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What to Expect From Debt Consolidation


So, you’re mulling consolidating your debt. That’s understandable, since the financial strategy has saved consumers like you, money while simplifying bill paying. But you aren’t exactly sure how the process works. Where’s what to expect from debt consolidation.

What is Debt Consolidation?

It basically means rolling multiple debts, from credit cards or personal loans, say, into a single monthly payment. The idea is to get a lower interest rate that saves you money — and to streamline your payments. Instead of multiple bills of various amounts and due dates to keep track of, you’ll have just one payment to concern yourself with.

Am I a Good Candidate?

You likely are if you’re serious about reining in your spending. Otherwise, those credit card swipes will have you back at square one before you know it. 

It’s also best if you have good credit. While you might be able to get a consolidation loan with a banged-up credit score, you likely won’t be able to nab an interest rate low enough to make consolidation worthwhile. You won’t be able to consolidate using a balance transfer card, though, because your scores make you ineligible for one of those deals. More about transfer cards later.

Debt consolidation may also work for you if what you’re pulling in income-wise can cover the debt payment plus your household expenses.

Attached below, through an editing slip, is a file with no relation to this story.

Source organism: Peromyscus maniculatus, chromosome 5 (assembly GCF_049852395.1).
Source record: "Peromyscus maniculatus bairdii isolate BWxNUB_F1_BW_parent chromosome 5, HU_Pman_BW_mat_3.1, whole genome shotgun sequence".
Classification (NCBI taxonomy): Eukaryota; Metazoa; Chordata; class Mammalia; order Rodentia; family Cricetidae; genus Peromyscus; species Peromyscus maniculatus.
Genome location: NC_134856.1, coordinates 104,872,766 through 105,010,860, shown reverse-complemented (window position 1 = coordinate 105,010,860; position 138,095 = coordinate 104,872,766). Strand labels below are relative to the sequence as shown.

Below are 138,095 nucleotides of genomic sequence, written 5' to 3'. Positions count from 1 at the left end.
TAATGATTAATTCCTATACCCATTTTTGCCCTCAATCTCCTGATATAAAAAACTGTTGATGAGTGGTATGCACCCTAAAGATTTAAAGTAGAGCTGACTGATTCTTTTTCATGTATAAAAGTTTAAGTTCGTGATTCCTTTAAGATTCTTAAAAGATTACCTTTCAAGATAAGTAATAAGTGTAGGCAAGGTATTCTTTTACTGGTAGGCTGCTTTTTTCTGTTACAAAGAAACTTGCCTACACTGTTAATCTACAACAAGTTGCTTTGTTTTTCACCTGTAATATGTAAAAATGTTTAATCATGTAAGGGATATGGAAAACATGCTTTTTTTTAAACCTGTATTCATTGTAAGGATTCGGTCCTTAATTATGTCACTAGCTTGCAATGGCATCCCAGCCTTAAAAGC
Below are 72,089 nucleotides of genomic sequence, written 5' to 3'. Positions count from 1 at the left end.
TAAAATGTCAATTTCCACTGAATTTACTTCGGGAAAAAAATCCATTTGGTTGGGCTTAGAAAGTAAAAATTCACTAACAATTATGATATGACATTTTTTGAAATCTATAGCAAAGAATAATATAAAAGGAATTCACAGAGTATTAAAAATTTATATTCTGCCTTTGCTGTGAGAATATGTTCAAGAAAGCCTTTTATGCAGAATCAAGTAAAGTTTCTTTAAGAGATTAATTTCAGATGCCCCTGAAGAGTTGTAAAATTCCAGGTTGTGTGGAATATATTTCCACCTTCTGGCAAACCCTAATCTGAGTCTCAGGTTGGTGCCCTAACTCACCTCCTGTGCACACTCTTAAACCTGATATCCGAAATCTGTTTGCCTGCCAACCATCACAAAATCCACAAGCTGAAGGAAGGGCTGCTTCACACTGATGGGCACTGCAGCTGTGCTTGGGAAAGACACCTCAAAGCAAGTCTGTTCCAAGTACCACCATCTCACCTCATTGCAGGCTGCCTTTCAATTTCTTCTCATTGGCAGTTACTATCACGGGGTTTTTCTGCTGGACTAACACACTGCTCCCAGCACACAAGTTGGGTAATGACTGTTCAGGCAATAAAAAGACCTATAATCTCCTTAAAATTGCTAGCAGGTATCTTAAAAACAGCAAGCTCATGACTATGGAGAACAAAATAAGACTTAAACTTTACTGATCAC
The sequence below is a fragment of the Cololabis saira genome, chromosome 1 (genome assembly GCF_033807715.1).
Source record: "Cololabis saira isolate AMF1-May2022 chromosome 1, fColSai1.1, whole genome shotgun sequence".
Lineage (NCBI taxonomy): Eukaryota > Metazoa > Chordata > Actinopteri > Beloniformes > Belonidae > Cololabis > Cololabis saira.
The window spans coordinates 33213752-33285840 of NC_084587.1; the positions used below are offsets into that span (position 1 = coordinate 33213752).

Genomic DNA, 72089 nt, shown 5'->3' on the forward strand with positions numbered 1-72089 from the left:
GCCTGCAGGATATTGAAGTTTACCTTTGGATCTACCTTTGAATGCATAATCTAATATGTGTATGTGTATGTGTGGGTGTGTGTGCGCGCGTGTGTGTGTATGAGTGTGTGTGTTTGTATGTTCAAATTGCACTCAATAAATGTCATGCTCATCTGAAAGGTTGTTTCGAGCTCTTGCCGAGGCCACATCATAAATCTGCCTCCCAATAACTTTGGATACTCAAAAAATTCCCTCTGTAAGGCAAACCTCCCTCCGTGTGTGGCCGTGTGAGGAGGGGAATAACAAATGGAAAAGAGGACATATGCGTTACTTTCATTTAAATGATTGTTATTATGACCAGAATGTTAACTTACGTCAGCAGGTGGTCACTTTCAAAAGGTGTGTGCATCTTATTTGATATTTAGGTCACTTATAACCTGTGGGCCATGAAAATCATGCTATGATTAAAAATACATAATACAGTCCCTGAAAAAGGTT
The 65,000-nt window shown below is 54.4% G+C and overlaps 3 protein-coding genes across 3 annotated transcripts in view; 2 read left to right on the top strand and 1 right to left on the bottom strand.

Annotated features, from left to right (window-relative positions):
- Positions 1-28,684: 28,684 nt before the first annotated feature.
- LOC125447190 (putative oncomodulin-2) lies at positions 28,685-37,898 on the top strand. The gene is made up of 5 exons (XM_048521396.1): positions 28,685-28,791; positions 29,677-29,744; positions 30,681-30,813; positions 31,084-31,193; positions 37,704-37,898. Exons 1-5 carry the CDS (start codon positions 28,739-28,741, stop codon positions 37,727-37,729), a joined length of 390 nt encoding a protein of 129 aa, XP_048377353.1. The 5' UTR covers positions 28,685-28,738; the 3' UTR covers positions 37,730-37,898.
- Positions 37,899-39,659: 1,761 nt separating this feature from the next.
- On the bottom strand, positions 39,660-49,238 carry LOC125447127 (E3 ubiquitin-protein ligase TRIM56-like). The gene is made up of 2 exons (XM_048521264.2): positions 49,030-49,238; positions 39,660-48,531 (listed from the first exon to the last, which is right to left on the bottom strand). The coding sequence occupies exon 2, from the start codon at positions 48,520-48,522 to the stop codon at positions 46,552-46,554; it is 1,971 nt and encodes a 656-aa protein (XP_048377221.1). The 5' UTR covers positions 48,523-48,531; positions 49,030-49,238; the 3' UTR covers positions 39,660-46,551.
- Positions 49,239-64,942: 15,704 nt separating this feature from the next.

Where’s debt consolidation near me, you ask? We’ve got you covered.

Debt Consolidation Through a Loan

Such loans are offered by banks, credit unions and online lenders. You’ll have to compare interest rates and loan terms to find out the amount of interest and fees you’ll pay overall. Credit unions typically are more flexible, eligibility-wise, but if you have a good relationship with your bank, you should try there as well. The good thing about online lenders is that they do a “soft” credit pull – harmless to your credit rating – to give you an idea of what you might be eligible for.

Such a loan may be a wise way to handle your finances, since you’ll know how much you need to pay monthly and for how long. Prior to going ahead with one, though, be sure you understand the terms and fees, which potentially could raise the overall payback amount. 

Debt Consolidation Through a Balance Transfer

Occasionally, credit card companies will issue a 0%-interest card onto which you can shift your high-interest obligations. As we say, you’ll need to have good credit to qualify for one of these puppies. You’ll also need to be able to pay the card off before the promotional period ends – usually in 12 to 18 months – and your rate shoots back up.

Before you go this route, though, be certain you know precisely when and how the new plastic will begin charging you interest. For example, you want to know whether any purchases you make on the new card will fall under the promotional rate.

Debt Consolidation Through a Home Equity Line of Credit (HELOC)

The good news is that an HELOC typically has the lowest interest rates of all the consolidation options. But do you know why rates are so low? It’s because you can lose your crib if you start missing payments. Your house serves as loan collateral, rendering this kind of consolidation the riskiest. Tread very carefully here.

Now you know what to expect from debt consolidation, depending on the method you choose. Go over your situation and see whether the financial strategy is right for you. Just be sure you’ve got your spending under control!